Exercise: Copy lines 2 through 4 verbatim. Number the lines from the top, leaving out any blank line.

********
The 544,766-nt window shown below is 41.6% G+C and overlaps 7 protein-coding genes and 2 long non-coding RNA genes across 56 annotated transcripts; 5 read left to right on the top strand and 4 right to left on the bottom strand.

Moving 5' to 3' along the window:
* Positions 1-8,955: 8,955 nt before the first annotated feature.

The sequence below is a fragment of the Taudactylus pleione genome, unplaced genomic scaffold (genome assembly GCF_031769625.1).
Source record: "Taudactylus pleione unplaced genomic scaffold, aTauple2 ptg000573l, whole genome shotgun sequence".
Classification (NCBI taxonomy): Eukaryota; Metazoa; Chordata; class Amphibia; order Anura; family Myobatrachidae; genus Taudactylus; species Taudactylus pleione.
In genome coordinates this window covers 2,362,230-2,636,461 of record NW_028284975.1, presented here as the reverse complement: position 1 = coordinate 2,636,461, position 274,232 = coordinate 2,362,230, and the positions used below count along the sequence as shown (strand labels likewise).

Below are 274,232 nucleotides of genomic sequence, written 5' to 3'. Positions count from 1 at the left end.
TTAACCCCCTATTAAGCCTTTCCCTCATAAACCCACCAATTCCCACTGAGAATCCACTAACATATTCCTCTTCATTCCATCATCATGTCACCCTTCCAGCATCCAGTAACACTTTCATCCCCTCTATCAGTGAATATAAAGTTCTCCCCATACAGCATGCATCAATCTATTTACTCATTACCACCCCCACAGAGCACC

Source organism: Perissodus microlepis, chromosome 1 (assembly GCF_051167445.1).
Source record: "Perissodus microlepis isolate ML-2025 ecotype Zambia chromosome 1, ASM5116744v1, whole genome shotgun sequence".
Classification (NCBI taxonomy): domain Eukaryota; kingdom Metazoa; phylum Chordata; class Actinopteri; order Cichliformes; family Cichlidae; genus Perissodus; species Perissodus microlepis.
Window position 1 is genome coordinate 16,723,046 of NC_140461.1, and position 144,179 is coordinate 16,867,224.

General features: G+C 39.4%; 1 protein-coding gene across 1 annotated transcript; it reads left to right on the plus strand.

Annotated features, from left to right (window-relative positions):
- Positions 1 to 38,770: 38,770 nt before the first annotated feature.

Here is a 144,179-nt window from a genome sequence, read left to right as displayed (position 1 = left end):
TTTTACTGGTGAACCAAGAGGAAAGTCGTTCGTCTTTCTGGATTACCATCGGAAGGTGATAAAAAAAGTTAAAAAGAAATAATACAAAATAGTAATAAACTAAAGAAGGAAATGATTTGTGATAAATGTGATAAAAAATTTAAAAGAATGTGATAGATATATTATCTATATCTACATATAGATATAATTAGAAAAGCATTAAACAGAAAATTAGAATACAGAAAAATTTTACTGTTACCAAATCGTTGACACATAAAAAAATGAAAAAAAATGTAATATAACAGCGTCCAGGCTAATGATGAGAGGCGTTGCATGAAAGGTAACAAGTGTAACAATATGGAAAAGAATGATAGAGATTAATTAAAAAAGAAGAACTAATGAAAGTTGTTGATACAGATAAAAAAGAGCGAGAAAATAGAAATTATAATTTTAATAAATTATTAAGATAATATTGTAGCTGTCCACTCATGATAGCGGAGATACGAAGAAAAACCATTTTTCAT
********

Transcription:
Moving 5' to 3' along the window:
* Positions 1-8,955: 8,955 nt before the first annotated feature.

The sequence below is a fragment of the Taudactylus pleione genome, unplaced genomic scaffold (genome assembly GCF_031769625.1).